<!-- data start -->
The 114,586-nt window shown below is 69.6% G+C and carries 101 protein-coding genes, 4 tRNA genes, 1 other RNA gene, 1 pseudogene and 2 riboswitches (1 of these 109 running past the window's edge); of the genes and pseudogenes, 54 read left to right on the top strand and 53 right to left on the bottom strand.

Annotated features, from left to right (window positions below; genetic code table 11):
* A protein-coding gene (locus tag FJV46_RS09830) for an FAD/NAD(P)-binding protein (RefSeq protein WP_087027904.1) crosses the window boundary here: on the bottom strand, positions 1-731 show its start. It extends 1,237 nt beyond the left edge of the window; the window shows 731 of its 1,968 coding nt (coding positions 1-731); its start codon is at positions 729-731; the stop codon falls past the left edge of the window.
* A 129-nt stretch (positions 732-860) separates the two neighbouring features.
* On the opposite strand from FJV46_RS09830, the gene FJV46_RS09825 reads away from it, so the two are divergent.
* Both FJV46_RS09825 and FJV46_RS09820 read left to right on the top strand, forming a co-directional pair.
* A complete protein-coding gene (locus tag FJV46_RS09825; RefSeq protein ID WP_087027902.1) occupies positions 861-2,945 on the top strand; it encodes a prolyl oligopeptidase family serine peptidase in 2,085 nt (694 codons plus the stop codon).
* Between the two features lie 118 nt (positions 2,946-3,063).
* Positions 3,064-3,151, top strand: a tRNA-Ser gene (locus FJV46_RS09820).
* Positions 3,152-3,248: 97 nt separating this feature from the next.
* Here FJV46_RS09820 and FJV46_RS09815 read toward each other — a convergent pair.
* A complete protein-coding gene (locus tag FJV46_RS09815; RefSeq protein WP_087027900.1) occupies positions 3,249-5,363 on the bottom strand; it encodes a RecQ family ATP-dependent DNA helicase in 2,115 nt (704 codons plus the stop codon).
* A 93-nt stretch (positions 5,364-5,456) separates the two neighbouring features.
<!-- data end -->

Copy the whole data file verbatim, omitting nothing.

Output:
The 114,586-nt window shown below is 69.6% G+C and carries 101 protein-coding genes, 4 tRNA genes, 1 other RNA gene, 1 pseudogene and 2 riboswitches (1 of these 109 running past the window's edge); of the genes and pseudogenes, 54 read left to right on the top strand and 53 right to left on the bottom strand.

Annotated features, from left to right (window positions below; genetic code table 11):
* A protein-coding gene (locus tag FJV46_RS09830) for an FAD/NAD(P)-binding protein (RefSeq protein WP_087027904.1) crosses the window boundary here: on the bottom strand, positions 1-731 show its start. It extends 1,237 nt beyond the left edge of the window; the window shows 731 of its 1,968 coding nt (coding positions 1-731); its start codon is at positions 729-731; the stop codon falls past the left edge of the window.
* A 129-nt stretch (positions 732-860) separates the two neighbouring features.
* On the opposite strand from FJV46_RS09830, the gene FJV46_RS09825 reads away from it, so the two are divergent.
* Both FJV46_RS09825 and FJV46_RS09820 read left to right on the top strand, forming a co-directional pair.
* A complete protein-coding gene (locus tag FJV46_RS09825; RefSeq protein ID WP_087027902.1) occupies positions 861-2,945 on the top strand; it encodes a prolyl oligopeptidase family serine peptidase in 2,085 nt (694 codons plus the stop codon).
* Between the two features lie 118 nt (positions 2,946-3,063).
* Positions 3,064-3,151, top strand: a tRNA-Ser gene (locus FJV46_RS09820).
* Positions 3,152-3,248: 97 nt separating this feature from the next.
* Here FJV46_RS09820 and FJV46_RS09815 read toward each other — a convergent pair.
* A complete protein-coding gene (locus tag FJV46_RS09815; RefSeq protein WP_087027900.1) occupies positions 3,249-5,363 on the bottom strand; it encodes a RecQ family ATP-dependent DNA helicase in 2,115 nt (704 codons plus the stop codon).
* A 93-nt stretch (positions 5,364-5,456) separates the two neighbouring features.